Does Ariana Grande's 'Positions' Sound Familiar to You?

Y/NY/N is a guide to the week’s music releases based on our highly scientific, non-subjective Yes/No rating system.

Hmmmmmmmm......: Ariana Grande, “Positions” - It would seem that Ariana Grande has, since the last time I saw her, re-upped her voluminous ponytail and applied a thick coating of self-tanner down her entire person. Sonically, she has also journeyed back down an excessively well-trodden path. In “Positions,” Grande whispers over a sparse, and familiar, mid-tempo beat. She sing-talks in her signature marble mouthed operatics, about her “babe,” and how she wants to “meet his mama on a Sunday.” It’s fine! I don’t mind any of it.

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Really, though, I swear I have heard this song before. Haven’t I heard this song before? —Joan Summers


No: Paris Hilton, “I Blame You” - Who is singing for Paris Hilton these days? I’m glad she “feels good,” as the song’s chorus repeats, but this is certainly unenthusiastic music. I hope it was written solely with the intent of remixing, because as it stands now... it is wholly apathetic. Just revisit 2006's eponymous Paris, or even better, Rich Juzwiak’s look back at her unsavory history. —Maria Sherman

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Sure: Bishop Briggs, “HIGHER” - Where most young pop singers have found a shared niche of soft, whispered vocal performance and bleary production, Bishop Briggs aims higher—she aims for polish and leaves the frayed edges for her lyricism. This is clearly a song meant to inspire and embolden, something ripe for licensing on ESPN or PIXAR film, and it’s a bit of a welcomed respite from the understandable dissolution that plagues so much popular music these days. Let her have this victory, let it remind you of your own. —MS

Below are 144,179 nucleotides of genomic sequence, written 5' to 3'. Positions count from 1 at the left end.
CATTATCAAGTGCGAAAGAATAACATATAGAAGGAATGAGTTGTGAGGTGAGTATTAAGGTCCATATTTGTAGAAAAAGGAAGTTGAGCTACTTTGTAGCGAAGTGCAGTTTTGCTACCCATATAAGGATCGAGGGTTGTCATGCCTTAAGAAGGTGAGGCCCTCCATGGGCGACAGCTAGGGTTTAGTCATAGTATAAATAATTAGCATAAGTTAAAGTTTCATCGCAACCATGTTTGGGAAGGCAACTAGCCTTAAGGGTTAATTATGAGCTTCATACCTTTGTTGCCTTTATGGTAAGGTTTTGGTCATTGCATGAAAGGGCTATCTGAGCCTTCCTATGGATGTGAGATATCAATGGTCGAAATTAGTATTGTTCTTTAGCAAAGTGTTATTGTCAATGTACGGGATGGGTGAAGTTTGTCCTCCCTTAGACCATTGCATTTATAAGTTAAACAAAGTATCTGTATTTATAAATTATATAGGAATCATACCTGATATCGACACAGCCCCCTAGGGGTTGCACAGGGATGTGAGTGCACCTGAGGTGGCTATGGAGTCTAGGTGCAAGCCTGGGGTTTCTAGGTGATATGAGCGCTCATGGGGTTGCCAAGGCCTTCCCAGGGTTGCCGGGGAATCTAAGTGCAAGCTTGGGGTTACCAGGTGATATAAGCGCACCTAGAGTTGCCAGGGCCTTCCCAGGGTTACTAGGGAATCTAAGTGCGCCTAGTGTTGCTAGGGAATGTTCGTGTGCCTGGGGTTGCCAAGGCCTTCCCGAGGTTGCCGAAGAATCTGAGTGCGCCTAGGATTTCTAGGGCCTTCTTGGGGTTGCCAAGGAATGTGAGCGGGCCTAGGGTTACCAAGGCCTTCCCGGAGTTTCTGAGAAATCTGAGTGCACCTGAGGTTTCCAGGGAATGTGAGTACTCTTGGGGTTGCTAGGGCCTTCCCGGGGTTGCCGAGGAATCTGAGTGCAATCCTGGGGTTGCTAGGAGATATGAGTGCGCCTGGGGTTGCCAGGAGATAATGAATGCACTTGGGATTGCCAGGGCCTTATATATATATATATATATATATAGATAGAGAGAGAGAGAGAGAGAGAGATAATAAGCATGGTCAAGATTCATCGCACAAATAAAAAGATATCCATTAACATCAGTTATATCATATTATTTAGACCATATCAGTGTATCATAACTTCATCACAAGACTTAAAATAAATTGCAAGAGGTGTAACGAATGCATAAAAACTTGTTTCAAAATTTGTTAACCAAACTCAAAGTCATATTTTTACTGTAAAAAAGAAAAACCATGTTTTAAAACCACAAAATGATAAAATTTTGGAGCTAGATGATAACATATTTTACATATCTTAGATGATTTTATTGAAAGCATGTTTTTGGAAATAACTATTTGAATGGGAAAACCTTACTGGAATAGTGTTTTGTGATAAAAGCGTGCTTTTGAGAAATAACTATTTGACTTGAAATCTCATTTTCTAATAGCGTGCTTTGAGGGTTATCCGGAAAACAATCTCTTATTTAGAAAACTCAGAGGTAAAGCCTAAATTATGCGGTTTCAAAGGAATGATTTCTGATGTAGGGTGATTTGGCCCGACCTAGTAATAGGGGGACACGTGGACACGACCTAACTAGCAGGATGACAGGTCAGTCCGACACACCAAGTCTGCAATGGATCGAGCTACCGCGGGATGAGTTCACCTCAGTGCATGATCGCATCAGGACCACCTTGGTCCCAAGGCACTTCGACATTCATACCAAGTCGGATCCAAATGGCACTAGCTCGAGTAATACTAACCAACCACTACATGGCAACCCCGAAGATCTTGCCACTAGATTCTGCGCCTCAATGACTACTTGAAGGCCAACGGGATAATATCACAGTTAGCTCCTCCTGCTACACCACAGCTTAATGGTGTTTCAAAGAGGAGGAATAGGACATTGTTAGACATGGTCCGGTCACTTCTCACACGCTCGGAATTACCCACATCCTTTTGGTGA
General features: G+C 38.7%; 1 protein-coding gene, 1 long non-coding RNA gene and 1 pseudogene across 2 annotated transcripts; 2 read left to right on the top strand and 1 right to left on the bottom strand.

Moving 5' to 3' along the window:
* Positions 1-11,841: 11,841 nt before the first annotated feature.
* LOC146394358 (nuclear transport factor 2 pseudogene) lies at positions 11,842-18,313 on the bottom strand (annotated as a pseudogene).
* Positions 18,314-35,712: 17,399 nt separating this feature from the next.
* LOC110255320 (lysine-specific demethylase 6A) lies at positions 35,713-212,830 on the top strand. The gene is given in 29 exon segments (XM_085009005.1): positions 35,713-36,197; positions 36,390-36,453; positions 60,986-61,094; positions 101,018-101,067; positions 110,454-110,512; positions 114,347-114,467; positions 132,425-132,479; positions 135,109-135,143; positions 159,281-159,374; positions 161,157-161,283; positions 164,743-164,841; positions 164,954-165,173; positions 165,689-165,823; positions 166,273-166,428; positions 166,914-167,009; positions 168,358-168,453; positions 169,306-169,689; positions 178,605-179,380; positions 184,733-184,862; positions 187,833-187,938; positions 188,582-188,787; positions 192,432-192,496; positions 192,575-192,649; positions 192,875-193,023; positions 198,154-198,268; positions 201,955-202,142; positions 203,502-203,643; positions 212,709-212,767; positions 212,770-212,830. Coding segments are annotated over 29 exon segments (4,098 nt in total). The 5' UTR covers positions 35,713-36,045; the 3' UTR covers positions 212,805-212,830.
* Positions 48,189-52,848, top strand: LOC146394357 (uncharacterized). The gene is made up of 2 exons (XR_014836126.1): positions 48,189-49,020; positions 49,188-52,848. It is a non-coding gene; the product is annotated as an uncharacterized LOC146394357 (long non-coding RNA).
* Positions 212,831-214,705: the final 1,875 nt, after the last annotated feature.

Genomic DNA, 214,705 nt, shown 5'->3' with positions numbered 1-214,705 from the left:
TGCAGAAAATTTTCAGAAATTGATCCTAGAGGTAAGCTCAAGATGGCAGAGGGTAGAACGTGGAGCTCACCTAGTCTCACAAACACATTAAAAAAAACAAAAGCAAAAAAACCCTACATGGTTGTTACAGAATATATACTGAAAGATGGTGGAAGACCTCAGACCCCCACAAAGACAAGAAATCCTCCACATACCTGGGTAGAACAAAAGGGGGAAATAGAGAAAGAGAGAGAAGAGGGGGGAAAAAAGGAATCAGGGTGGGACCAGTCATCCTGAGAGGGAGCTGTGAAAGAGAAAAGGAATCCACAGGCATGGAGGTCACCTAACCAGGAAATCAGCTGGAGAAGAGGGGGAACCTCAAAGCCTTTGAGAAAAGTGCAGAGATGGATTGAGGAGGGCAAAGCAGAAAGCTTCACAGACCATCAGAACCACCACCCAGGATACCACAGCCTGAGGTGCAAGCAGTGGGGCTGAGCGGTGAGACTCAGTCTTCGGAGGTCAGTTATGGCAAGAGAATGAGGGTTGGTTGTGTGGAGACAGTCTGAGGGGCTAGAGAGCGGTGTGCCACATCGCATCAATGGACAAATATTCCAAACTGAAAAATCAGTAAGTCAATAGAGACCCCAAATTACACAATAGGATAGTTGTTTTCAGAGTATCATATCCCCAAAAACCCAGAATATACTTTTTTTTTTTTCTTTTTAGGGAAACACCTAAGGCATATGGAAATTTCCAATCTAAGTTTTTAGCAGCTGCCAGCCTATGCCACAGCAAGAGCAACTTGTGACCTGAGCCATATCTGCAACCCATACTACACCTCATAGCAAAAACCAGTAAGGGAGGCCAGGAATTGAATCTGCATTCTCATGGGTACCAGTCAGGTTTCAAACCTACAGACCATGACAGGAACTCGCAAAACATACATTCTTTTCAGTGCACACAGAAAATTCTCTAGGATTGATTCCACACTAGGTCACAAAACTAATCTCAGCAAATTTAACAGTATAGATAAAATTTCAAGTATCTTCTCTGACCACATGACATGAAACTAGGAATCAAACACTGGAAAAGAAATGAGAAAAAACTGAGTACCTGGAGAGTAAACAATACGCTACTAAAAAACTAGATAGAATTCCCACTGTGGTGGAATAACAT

Wake me up when November ends (that means this is a NO): Vanessa Carlton, “Die, Dinosaur” I understand that this election is very important and that we must do what we can to get the bad man out and another, less bad man in, but what I’d like to say is that we do not need anymore protest anthems or pointed social commentary via pop music. However, no one listens to me, and that is why Vanessa Carlton imploring “dinosaurs”—white men in power?—to die exists. It’s better than Demi Lovato, but it’s still not great! I’ll be cleansing my palate with Country Joe McDonald’s “I-Feel -Like-I’m-Fixin-To-Die Rag” because even though that song is about Vietnam, I also feel like I’m fixin’ to die, and maybe you do, too. —Megan Reynolds